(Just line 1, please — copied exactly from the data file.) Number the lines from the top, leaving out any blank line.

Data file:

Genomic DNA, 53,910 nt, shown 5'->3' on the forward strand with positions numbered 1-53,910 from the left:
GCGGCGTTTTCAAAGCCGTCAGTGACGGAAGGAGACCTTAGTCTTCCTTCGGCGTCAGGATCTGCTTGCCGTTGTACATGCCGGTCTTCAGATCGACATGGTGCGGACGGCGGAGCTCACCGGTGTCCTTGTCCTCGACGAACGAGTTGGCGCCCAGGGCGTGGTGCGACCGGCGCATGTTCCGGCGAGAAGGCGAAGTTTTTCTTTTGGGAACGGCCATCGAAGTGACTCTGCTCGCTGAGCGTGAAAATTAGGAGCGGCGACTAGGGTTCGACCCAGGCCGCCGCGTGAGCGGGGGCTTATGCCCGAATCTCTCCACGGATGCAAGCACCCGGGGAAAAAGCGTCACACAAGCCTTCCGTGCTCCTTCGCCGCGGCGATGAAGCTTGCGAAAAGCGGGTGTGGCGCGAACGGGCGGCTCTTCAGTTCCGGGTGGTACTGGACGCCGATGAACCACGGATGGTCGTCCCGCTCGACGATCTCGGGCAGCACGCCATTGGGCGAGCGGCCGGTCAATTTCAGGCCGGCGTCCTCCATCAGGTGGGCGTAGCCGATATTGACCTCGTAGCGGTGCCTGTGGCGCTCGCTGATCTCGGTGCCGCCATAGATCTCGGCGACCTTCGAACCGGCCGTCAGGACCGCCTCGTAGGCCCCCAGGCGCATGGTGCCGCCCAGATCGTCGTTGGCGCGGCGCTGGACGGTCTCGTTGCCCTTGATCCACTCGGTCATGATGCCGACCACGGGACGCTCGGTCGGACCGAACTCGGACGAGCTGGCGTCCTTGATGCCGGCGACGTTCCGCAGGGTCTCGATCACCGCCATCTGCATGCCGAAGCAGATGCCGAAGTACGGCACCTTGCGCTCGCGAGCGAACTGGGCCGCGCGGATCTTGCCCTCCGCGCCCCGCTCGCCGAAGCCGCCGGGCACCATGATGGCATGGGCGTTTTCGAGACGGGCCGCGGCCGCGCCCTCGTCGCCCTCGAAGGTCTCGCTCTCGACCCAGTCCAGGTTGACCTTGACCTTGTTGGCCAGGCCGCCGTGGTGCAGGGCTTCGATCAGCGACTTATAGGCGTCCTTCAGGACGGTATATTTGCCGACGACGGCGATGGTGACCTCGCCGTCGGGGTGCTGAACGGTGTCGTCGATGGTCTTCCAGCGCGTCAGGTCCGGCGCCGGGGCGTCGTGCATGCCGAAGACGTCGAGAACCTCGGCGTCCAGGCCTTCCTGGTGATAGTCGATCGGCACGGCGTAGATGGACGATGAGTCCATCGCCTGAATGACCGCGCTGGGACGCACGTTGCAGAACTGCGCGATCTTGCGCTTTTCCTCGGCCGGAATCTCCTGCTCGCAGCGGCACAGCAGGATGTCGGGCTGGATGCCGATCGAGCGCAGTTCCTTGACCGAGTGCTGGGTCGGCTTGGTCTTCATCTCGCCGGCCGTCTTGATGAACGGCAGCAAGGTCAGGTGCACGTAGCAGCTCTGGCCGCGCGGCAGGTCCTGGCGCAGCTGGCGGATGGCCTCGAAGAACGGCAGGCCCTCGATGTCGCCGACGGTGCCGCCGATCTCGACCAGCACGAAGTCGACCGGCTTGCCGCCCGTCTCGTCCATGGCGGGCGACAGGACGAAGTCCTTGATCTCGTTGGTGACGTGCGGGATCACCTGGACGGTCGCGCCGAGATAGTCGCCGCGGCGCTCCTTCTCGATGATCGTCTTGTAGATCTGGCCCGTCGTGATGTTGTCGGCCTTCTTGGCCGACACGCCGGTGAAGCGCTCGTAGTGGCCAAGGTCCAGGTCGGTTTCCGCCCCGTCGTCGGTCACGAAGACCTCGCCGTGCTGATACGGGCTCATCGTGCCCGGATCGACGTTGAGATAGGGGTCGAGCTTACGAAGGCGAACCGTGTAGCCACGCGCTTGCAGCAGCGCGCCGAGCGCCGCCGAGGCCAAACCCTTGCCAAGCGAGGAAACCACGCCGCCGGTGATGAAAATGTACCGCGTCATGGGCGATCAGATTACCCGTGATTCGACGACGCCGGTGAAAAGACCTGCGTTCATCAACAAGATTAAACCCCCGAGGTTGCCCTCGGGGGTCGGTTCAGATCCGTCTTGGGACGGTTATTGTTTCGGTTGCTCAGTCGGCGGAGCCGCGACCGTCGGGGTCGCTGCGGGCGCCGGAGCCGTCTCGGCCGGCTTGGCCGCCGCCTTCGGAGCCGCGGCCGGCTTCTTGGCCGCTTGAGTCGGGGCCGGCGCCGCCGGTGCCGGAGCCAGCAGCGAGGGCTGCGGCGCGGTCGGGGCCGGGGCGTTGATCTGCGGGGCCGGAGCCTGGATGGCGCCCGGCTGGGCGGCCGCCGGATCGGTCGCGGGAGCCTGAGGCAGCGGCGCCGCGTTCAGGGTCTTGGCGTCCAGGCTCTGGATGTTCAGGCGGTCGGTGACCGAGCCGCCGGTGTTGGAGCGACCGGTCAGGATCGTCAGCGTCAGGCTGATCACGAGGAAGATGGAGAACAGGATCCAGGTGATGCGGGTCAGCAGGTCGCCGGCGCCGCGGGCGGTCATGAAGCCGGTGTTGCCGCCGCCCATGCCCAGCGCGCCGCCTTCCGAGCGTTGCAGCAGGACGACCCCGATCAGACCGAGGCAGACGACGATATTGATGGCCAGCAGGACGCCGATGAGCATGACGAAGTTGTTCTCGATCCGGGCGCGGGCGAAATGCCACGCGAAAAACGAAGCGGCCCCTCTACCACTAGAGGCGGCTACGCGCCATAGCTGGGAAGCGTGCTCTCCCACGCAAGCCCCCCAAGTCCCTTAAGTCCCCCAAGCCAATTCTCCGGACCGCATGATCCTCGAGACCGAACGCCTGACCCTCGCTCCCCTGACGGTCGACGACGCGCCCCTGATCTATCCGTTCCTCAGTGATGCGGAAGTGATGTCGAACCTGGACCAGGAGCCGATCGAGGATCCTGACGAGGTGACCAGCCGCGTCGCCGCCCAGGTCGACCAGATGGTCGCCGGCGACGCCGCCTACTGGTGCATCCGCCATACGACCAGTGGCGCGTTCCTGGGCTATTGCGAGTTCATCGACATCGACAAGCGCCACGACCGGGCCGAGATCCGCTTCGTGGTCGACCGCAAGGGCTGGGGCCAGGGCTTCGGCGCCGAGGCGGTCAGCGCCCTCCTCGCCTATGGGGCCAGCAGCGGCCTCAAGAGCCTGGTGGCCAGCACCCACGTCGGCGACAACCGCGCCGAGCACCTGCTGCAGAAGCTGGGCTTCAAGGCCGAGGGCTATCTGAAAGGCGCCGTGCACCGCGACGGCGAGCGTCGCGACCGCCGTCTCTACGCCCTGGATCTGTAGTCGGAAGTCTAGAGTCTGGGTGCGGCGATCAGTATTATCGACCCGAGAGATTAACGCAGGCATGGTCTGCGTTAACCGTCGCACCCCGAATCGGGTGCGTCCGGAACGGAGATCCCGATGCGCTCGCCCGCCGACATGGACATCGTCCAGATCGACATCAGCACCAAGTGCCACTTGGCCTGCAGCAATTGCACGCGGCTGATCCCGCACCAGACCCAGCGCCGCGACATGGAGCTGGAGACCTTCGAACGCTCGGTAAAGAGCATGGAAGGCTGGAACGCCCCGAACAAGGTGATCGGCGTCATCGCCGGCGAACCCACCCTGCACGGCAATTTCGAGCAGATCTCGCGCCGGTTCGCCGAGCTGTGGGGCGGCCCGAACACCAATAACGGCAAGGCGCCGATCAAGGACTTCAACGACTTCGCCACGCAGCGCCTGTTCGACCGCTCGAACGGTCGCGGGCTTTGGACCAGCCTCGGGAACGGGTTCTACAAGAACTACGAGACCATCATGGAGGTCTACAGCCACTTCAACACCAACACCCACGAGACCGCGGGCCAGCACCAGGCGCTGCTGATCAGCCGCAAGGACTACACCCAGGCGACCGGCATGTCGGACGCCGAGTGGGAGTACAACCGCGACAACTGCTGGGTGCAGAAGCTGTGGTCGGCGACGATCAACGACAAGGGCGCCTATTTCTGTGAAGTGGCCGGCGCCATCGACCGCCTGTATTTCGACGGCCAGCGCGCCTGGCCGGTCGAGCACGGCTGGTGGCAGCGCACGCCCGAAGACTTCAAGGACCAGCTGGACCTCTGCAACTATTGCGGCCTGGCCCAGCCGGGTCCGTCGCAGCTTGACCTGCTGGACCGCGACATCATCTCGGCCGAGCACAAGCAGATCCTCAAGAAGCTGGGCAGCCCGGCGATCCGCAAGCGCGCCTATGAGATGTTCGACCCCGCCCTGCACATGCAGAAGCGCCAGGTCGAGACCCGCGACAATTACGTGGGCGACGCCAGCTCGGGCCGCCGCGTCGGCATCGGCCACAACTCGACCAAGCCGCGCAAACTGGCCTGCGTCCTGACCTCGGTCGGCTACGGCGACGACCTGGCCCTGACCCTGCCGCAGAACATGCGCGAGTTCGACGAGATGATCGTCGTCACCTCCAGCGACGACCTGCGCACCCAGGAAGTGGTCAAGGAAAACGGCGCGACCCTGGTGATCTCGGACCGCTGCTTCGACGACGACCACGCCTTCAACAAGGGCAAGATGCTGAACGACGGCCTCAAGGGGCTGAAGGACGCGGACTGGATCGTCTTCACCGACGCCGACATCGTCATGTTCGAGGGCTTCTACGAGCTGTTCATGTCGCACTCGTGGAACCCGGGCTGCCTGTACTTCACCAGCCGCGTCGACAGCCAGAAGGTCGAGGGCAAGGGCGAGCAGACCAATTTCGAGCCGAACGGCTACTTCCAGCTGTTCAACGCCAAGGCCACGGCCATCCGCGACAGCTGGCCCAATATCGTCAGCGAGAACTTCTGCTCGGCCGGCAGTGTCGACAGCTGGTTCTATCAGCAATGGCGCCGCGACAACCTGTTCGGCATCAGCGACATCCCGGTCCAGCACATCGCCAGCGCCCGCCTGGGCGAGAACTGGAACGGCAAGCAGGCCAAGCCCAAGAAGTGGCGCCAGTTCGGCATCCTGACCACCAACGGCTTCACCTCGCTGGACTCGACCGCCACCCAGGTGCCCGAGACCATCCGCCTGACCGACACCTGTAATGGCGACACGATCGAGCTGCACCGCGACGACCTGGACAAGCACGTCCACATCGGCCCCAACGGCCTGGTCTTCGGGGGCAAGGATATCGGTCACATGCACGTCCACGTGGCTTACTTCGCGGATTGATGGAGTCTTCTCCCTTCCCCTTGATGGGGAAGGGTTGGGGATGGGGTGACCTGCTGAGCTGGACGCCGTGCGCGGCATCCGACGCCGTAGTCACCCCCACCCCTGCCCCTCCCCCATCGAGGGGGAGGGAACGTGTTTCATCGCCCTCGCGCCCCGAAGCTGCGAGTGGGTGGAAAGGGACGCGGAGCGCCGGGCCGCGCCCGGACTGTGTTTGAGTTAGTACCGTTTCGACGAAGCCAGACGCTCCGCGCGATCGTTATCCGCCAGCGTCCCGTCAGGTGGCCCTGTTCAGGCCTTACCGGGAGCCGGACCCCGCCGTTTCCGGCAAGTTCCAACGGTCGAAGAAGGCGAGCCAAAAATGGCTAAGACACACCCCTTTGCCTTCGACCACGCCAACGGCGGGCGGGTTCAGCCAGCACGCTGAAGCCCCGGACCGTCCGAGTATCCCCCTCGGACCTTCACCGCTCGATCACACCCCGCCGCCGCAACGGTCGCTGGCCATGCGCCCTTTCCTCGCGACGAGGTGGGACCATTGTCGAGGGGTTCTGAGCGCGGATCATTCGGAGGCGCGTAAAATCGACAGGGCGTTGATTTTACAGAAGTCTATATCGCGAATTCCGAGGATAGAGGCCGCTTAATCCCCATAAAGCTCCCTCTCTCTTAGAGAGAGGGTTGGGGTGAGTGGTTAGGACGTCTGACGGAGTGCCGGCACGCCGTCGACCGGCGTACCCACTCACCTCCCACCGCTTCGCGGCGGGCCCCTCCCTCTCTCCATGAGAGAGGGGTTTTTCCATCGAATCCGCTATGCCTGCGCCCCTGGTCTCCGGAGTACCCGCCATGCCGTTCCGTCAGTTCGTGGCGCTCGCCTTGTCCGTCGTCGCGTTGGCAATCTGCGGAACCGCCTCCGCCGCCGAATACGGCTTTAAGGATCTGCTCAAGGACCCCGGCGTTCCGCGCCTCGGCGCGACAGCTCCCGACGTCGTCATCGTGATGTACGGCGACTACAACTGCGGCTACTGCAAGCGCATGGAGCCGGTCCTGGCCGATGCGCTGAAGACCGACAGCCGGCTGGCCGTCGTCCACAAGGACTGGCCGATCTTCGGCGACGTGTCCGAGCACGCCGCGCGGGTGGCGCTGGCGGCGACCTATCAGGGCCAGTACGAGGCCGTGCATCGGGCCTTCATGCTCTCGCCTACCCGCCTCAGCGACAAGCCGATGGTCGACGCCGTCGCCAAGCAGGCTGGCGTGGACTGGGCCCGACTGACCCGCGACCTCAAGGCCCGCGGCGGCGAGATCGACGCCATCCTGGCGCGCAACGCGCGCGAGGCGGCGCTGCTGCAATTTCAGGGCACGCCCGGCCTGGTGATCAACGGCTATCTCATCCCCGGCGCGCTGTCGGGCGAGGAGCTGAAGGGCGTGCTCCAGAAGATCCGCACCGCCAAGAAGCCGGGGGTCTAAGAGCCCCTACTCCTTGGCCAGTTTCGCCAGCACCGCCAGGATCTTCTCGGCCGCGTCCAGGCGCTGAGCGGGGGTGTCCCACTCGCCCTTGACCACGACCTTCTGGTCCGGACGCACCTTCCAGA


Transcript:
Genomic DNA, 53,910 nt, shown 5'->3' on the forward strand with positions numbered 1-53,910 from the left: